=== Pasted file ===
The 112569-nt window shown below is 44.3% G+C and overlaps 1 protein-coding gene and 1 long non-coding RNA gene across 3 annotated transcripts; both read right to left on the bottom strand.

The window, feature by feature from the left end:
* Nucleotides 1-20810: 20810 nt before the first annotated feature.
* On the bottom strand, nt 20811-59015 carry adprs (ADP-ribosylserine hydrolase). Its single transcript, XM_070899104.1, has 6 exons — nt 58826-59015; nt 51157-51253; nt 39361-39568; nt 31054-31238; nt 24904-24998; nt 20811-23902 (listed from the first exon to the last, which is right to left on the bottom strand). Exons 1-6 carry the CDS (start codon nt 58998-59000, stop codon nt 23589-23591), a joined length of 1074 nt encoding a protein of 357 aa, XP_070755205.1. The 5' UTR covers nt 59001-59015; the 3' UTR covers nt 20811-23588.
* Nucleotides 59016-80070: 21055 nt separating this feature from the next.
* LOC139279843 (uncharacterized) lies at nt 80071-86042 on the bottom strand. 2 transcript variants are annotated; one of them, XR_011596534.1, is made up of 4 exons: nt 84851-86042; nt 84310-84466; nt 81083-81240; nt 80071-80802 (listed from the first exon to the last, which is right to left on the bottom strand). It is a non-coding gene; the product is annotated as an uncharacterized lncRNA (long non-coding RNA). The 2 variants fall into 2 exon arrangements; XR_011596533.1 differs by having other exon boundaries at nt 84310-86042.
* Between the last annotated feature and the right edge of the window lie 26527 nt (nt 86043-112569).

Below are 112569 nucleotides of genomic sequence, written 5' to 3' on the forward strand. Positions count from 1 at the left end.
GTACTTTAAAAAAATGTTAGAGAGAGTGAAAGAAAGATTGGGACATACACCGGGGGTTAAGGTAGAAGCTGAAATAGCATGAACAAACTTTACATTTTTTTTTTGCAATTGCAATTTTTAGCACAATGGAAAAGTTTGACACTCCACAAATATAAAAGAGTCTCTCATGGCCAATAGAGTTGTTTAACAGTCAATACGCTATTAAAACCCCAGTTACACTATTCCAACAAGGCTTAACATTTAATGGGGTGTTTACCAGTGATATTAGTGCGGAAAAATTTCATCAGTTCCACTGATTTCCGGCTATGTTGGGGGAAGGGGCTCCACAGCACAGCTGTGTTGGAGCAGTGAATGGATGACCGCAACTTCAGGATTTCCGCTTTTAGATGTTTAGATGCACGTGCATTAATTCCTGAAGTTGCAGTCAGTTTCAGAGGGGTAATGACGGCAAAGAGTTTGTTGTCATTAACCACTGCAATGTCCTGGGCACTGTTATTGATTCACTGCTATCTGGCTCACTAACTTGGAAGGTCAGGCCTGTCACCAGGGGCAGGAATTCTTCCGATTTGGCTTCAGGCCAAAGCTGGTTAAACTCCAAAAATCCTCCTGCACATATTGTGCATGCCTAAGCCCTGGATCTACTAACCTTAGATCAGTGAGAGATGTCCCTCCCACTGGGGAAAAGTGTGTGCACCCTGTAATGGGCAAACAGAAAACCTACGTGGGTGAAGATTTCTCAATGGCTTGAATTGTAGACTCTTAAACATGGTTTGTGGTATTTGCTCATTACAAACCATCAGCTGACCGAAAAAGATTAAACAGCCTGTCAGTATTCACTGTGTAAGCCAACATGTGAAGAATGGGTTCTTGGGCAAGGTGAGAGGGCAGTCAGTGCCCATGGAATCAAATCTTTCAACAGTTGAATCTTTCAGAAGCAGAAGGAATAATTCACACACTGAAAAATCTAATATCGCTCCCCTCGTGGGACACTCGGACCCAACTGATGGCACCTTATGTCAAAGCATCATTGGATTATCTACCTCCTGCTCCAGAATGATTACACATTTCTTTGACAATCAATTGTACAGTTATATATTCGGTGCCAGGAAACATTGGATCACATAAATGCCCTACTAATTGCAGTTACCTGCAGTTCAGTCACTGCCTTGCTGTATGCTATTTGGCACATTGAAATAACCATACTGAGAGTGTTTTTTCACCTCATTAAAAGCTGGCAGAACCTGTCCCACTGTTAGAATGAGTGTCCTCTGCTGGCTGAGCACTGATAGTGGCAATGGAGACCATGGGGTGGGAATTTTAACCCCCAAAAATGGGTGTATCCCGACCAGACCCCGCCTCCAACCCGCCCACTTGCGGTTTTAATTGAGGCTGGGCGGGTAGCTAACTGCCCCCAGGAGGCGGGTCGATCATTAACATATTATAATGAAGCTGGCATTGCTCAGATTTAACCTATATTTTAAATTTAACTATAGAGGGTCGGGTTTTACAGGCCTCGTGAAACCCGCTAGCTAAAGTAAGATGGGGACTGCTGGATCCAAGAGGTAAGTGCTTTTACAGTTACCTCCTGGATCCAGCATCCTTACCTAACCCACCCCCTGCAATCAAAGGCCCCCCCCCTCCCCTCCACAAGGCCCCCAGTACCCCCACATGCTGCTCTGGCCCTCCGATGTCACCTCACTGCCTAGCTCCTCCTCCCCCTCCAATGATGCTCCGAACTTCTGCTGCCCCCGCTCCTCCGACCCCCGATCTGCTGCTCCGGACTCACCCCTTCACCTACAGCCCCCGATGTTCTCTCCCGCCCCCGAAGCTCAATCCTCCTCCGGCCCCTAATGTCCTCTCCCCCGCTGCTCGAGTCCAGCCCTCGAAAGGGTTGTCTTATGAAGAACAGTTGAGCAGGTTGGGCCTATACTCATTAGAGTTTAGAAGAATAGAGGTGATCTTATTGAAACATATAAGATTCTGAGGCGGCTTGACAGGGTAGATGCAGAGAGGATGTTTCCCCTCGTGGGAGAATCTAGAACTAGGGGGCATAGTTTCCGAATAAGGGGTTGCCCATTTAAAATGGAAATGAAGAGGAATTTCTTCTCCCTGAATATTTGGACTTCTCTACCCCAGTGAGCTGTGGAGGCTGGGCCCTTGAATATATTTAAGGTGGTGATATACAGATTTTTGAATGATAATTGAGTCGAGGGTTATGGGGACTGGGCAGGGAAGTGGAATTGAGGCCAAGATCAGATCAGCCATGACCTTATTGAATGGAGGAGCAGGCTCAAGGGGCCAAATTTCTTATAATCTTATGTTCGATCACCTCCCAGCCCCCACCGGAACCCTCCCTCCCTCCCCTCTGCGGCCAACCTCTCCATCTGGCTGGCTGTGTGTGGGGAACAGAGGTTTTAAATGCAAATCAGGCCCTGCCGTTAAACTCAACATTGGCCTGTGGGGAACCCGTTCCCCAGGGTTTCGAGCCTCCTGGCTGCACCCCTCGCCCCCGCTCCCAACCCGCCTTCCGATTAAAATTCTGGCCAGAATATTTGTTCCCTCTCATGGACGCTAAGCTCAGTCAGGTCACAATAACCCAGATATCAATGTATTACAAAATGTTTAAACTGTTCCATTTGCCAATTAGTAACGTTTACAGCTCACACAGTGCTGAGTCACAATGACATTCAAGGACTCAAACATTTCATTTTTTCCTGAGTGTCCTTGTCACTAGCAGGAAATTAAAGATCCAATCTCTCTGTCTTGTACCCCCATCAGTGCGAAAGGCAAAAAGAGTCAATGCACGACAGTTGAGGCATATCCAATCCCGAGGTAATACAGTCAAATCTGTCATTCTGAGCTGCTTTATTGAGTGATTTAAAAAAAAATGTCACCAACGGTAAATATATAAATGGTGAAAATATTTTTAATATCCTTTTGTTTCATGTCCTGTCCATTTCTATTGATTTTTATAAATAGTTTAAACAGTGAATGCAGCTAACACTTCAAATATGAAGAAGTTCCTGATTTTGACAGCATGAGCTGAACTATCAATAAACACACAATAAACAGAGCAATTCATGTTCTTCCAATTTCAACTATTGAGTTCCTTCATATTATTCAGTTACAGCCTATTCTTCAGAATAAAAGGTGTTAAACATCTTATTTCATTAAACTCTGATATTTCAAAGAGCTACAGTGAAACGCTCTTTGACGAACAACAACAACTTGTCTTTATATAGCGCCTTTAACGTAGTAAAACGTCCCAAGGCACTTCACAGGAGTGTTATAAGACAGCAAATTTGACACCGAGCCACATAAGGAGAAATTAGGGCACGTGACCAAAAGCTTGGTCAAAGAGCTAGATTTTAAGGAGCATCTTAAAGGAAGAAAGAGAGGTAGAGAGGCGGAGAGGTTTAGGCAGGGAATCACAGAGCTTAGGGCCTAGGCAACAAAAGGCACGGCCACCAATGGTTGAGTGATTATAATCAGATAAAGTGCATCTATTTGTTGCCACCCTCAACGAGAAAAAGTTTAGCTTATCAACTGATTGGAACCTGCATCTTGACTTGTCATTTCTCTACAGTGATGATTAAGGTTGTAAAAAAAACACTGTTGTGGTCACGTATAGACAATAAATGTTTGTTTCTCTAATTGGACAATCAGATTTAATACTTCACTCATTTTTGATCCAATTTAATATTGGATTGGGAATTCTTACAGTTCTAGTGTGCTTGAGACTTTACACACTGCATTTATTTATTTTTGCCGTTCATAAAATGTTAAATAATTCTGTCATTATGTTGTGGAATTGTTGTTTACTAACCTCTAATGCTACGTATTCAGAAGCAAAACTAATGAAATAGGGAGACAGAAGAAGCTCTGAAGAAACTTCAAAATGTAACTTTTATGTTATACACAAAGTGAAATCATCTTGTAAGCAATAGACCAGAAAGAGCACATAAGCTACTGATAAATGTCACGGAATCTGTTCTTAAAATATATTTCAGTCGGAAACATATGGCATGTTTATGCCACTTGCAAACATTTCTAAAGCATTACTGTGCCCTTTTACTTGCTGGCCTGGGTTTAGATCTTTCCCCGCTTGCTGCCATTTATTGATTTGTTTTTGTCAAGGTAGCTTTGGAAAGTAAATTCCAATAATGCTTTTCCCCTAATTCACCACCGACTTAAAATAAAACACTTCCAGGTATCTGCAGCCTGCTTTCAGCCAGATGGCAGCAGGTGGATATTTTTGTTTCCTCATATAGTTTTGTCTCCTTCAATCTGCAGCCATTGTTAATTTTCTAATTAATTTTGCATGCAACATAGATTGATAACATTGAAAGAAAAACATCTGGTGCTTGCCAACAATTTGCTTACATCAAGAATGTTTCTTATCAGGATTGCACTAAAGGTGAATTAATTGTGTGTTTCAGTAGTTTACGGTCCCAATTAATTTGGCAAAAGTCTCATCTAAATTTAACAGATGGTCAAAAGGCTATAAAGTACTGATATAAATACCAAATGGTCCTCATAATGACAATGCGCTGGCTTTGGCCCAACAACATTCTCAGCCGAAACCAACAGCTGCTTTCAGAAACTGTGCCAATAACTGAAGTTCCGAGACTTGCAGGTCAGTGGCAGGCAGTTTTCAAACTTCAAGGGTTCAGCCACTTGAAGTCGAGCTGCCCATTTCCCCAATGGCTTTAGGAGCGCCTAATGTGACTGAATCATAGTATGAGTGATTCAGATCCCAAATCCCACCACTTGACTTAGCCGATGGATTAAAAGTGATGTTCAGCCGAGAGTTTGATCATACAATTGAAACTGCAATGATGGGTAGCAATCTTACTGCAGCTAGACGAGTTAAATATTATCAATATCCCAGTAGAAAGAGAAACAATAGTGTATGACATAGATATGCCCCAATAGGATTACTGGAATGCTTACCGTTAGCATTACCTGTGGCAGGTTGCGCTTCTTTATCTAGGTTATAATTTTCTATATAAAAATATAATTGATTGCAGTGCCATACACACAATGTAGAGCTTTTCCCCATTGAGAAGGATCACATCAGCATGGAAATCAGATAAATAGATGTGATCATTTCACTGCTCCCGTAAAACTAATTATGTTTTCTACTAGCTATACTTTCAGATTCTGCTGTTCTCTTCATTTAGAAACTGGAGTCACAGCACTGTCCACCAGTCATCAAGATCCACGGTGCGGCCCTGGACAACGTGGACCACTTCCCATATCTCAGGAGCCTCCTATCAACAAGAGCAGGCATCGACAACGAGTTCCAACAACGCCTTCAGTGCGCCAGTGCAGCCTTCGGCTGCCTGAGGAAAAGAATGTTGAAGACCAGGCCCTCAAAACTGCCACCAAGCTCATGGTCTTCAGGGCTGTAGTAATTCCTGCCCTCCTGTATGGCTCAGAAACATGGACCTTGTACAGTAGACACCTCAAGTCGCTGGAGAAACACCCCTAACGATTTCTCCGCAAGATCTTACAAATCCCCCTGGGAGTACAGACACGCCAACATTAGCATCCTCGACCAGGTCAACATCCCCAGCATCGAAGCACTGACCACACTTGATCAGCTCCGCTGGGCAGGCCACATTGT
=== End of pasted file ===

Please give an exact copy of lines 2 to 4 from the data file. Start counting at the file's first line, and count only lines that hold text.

The window, feature by feature from the left end:
* Nucleotides 1-20810: 20810 nt before the first annotated feature.
* On the bottom strand, nt 20811-59015 carry adprs (ADP-ribosylserine hydrolase). Its single transcript, XM_070899104.1, has 6 exons — nt 58826-59015; nt 51157-51253; nt 39361-39568; nt 31054-31238; nt 24904-24998; nt 20811-23902 (listed from the first exon to the last, which is right to left on the bottom strand). Exons 1-6 carry the CDS (start codon nt 58998-59000, stop codon nt 23589-23591), a joined length of 1074 nt encoding a protein of 357 aa, XP_070755205.1. The 5' UTR covers nt 59001-59015; the 3' UTR covers nt 20811-23588.